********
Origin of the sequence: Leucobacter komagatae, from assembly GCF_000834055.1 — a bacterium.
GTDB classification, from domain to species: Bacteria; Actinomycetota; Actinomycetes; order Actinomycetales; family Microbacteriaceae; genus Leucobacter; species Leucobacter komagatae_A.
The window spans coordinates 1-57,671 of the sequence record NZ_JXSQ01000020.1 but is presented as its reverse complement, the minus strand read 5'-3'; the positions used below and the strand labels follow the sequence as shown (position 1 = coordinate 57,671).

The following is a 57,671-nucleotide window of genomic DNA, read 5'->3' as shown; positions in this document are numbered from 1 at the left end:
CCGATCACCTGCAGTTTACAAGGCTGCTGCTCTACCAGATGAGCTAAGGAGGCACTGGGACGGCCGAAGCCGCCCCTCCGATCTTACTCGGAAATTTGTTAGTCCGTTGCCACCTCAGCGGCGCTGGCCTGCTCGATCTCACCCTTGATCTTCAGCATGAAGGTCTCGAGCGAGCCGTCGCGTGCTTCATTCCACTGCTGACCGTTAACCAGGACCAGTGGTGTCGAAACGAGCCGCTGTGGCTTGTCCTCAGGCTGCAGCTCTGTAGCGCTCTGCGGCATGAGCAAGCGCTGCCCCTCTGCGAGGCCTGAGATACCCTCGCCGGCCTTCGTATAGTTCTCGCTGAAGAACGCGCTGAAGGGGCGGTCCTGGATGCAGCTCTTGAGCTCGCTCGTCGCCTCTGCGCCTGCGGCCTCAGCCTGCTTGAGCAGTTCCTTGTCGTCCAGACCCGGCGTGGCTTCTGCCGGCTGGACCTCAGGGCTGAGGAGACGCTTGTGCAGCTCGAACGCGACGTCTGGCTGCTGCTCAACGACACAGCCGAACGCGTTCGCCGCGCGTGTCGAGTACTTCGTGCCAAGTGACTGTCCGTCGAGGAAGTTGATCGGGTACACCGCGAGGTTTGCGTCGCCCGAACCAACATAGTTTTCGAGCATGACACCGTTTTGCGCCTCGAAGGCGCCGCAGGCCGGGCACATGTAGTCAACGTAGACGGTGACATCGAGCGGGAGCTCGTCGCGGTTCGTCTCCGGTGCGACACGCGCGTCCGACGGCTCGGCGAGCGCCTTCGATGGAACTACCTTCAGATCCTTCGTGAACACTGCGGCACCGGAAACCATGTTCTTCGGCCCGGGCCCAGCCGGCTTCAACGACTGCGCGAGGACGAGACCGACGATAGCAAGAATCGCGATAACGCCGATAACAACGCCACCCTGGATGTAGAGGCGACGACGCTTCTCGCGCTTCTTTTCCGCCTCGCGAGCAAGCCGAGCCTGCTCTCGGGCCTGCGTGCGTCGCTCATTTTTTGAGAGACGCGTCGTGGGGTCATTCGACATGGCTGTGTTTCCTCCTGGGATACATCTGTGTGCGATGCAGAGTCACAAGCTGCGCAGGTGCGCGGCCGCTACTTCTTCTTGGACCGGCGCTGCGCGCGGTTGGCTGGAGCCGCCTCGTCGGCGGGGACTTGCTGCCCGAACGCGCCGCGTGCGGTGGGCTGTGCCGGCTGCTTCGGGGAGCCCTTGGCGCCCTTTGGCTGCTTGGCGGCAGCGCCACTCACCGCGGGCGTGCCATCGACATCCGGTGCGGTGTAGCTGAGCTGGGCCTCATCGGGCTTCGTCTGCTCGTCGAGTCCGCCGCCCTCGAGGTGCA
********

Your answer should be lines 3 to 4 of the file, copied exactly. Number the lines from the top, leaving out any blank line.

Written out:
The window spans coordinates 1-57,671 of the sequence record NZ_JXSQ01000020.1 but is presented as its reverse complement, the minus strand read 5'-3'; the positions used below and the strand labels follow the sequence as shown (position 1 = coordinate 57,671).

The following is a 57,671-nucleotide window of genomic DNA, read 5'->3' as shown; positions in this document are numbered from 1 at the left end: